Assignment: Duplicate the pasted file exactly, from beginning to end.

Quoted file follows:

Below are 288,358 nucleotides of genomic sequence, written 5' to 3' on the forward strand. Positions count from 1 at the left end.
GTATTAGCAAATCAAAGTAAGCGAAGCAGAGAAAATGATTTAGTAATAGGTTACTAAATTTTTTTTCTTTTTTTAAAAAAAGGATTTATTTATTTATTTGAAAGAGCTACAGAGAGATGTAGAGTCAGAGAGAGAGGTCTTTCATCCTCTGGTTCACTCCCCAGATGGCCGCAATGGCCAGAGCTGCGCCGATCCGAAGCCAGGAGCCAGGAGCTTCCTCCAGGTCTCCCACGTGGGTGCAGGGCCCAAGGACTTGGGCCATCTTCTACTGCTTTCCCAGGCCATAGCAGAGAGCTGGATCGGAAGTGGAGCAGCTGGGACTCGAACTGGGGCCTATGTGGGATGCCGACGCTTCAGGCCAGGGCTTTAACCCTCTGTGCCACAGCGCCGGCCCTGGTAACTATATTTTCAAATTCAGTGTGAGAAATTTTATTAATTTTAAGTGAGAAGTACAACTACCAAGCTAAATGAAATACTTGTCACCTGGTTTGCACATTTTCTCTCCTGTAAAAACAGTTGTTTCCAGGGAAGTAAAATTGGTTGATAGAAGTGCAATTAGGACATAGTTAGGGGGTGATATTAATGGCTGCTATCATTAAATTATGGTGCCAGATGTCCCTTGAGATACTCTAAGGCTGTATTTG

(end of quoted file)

Below are 288,358 nucleotides of genomic sequence, written 5' to 3' on the forward strand. Positions count from 1 at the left end.
GTATTAGCAAATCAAAGTAAGCGAAGCAGAGAAAATGATTTAGTAATAGGTTACTAAATTTTTTTTCTTTTTTTAAAAAAAGGATTTATTTATTTATTTGAAAGAGCTACAGAGAGATGTAGAGTCAGAGAGAGAGGTCTTTCATCCTCTGGTTCACTCCCCAGATGGCCGCAATGGCCAGAGCTGCGCCGATCCGAAGCCAGGAGCCAGGAGCTTCCTCCAGGTCTCCCACGTGGGTGCAGGGCCCAAGGACTTGGGCCATCTTCTACTGCTTTCCCAGGCCATAGCAGAGAGCTGGATCGGAAGTGGAGCAGCTGGGACTCGAACTGGGGCCTATGTGGGATGCCGACGCTTCAGGCCAGGGCTTTAACCCTCTGTGCCACAGCGCCGGCCCTGGTAACTATATTTTCAAATTCAGTGTGAGAAATTTTATTAATTTTAAGTGAGAAGTACAACTACCAAGCTAAATGAAATACTTGTCACCTGGTTTGCACATTTTCTCTCCTGTAAAAACAGTTGTTTCCAGGGAAGTAAAATTGGTTGATAGAAGTGCAATTAGGACATAGTTAGGGGGTGATATTAATGGCTGCTATCATTAAATTATGGTGCCAGATGTCCCTTGAGATACTCTAAGGCTGTATTTG